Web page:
As an investor who loves to buy, hold and collect returns from my, I usually hate the idea of having to sell one of the in my portfolio.
After all, I'd like to think that I invested in good companies that didn't ever need to be sold.
But sometimes eventhat have delivered years of solid returns lose their stride. Other times a good company may become mediocre. And then there are times when you discover you chose a bomb of a instead of a treasure.
Meanwhile, dozens of other potentially great stocks await that could make your grow much faster -- so why not just dump the that's not performing?
Because selling for the wrong reasons can be a costly mistake. It's much easier to buy athan to know when you should sell one.
Many investors are reactive and sell at the same time everyone else does -- when they're fearful. But your emotions aren't the best guide for making critical financial decisions. Look at how investors have reacted to market downturns during and after the 2008 financial crisis:
As you can see, investors often react and sell after it's too late. Other times they hold on and keep losingon a soured . That's why it's important to be proactive, watching the finances and moves of the company behind the you own so you can see the warning signs before your falls (or in some cases, plunges further than it has already).
While it's generally a good idea for most investors to sell sparingly, here are some emotion-free signs that say it's finally time to sell a:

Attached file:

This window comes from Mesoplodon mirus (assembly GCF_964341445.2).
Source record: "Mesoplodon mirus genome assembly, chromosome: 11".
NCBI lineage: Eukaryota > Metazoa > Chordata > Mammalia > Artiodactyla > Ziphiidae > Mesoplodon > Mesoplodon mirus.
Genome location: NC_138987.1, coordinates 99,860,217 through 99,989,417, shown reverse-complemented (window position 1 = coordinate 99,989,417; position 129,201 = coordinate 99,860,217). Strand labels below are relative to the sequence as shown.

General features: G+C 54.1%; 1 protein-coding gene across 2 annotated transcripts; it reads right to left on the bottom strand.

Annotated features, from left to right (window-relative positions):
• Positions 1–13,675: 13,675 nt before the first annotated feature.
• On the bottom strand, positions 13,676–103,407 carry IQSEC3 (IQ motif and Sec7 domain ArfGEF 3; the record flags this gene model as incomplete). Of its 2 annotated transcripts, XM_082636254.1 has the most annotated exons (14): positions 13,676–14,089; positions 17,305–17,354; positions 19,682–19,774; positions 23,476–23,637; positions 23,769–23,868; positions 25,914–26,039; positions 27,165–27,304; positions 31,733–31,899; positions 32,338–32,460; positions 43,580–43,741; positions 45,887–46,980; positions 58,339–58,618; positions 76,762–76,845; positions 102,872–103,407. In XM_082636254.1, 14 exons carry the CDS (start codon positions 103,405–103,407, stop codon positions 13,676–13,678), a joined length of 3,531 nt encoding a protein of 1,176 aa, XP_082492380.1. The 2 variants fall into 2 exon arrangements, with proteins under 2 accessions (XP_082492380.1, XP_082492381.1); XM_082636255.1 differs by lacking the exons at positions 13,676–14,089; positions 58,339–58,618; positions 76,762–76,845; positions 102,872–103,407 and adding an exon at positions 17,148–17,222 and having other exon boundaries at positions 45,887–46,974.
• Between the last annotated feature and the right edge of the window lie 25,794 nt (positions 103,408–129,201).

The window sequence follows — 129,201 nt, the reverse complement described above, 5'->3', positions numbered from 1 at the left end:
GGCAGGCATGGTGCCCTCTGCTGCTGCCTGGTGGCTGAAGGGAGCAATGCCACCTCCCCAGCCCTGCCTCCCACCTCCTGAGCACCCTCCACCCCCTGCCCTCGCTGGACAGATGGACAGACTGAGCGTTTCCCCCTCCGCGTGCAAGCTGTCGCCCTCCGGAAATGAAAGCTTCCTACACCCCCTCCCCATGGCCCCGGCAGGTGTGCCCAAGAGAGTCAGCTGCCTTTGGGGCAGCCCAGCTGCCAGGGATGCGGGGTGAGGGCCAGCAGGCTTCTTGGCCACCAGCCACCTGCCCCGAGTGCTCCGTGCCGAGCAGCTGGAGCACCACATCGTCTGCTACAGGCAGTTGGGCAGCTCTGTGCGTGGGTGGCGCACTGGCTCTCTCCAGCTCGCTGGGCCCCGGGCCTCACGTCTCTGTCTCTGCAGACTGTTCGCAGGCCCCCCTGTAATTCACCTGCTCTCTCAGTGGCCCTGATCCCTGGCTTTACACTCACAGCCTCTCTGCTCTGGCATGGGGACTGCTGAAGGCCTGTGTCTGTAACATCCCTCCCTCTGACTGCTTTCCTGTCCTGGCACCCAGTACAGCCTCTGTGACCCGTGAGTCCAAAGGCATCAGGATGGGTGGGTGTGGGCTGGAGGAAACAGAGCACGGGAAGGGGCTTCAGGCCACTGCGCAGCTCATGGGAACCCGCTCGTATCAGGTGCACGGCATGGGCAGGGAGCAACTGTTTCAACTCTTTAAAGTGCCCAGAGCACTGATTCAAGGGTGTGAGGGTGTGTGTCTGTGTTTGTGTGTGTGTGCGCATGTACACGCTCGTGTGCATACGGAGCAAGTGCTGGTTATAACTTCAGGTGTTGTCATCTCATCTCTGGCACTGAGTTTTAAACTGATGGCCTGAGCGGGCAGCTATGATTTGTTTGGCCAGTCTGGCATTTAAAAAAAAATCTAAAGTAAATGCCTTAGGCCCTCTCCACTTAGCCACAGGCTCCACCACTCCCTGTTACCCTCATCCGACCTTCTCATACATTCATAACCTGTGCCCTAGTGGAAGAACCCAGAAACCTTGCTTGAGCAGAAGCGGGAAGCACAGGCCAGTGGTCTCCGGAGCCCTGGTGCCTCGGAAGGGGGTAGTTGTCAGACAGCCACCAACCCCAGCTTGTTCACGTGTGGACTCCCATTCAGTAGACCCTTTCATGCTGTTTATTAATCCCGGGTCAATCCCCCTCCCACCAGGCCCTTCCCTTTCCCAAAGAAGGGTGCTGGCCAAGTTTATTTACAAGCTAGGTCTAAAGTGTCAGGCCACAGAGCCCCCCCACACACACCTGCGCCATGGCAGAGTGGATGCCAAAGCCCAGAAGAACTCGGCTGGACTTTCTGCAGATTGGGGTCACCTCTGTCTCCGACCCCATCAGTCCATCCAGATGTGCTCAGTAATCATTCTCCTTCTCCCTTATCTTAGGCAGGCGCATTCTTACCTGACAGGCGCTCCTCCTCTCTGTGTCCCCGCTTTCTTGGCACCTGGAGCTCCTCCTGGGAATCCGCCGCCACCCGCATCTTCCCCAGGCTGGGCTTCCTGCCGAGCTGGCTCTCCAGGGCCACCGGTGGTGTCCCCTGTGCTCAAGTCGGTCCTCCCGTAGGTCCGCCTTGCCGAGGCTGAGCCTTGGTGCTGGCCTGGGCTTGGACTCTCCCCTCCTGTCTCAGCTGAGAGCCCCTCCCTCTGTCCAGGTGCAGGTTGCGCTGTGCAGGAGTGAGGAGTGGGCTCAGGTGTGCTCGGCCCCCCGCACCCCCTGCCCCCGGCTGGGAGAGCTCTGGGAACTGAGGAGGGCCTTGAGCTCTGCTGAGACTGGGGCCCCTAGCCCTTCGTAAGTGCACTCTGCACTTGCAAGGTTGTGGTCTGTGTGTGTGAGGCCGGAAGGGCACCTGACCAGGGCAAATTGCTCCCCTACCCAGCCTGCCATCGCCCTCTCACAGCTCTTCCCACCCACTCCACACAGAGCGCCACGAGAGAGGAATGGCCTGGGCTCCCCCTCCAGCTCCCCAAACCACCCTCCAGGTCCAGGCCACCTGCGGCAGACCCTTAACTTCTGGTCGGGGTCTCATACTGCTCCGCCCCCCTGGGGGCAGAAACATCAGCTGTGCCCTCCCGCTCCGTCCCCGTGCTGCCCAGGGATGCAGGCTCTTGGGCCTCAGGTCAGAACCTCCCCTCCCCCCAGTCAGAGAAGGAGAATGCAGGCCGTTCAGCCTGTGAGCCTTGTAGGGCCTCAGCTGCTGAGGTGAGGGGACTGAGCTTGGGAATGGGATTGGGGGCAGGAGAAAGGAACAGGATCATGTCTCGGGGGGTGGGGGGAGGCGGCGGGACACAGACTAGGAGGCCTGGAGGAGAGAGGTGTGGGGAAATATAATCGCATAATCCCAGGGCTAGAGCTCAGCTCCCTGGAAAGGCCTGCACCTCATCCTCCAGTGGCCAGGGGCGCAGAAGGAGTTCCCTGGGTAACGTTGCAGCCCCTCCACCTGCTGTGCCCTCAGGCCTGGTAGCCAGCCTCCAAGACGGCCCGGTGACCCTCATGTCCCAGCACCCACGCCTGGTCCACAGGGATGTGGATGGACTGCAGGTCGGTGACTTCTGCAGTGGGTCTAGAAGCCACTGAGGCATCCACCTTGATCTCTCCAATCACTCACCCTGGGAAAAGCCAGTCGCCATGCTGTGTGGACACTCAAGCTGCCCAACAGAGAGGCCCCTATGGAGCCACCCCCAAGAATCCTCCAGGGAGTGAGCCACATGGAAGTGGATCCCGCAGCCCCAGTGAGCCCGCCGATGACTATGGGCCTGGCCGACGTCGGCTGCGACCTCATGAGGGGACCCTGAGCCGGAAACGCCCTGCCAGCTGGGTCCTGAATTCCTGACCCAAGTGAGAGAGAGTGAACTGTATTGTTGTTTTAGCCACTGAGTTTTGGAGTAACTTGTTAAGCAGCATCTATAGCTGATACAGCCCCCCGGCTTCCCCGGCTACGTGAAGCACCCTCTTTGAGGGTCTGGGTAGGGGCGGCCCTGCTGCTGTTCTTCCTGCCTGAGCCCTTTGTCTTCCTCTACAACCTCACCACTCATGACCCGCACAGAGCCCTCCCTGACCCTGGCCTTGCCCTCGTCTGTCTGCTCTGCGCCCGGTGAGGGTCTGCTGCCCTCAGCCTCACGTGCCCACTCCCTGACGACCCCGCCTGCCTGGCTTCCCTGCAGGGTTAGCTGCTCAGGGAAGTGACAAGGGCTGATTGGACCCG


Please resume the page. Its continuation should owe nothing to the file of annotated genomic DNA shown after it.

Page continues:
Warning Sign #1: Your stock has a shockingly high P/E ratio.
While you may have enjoyed healthy gains from a that you've held onto for years, keep an eye on its price-to-earnings ratio (P/E), which essentially compares the company's most recent earnings to its price. Just as a relatively low can signal that a is a bargain, a relatively high can indicate that a is overpriced and ready for a plunge.
Case in point: From 1990 to the end of 1999, Microsoft's (Nasdaq:MSFT) overvalued, many dumped the and MSFT shares lost nearly two-thirds (63%) of their value over the year 2000.skyrocketed over 15,600%. However, its showed the had climbed well into overpriced territory, trading at a price that was 84 times what it was earning per share. Once investors realized that the was
Stay alert: While a highdoesn't always mean a is overvalued (growth sometimes have much higher ratios), you may want to investigate further if your has a that is significantly higher than its industry peers' or the overall market's (historically it's been between 14 and 17). You can compare a company's with its peers' using the financial data website Morningstar.com.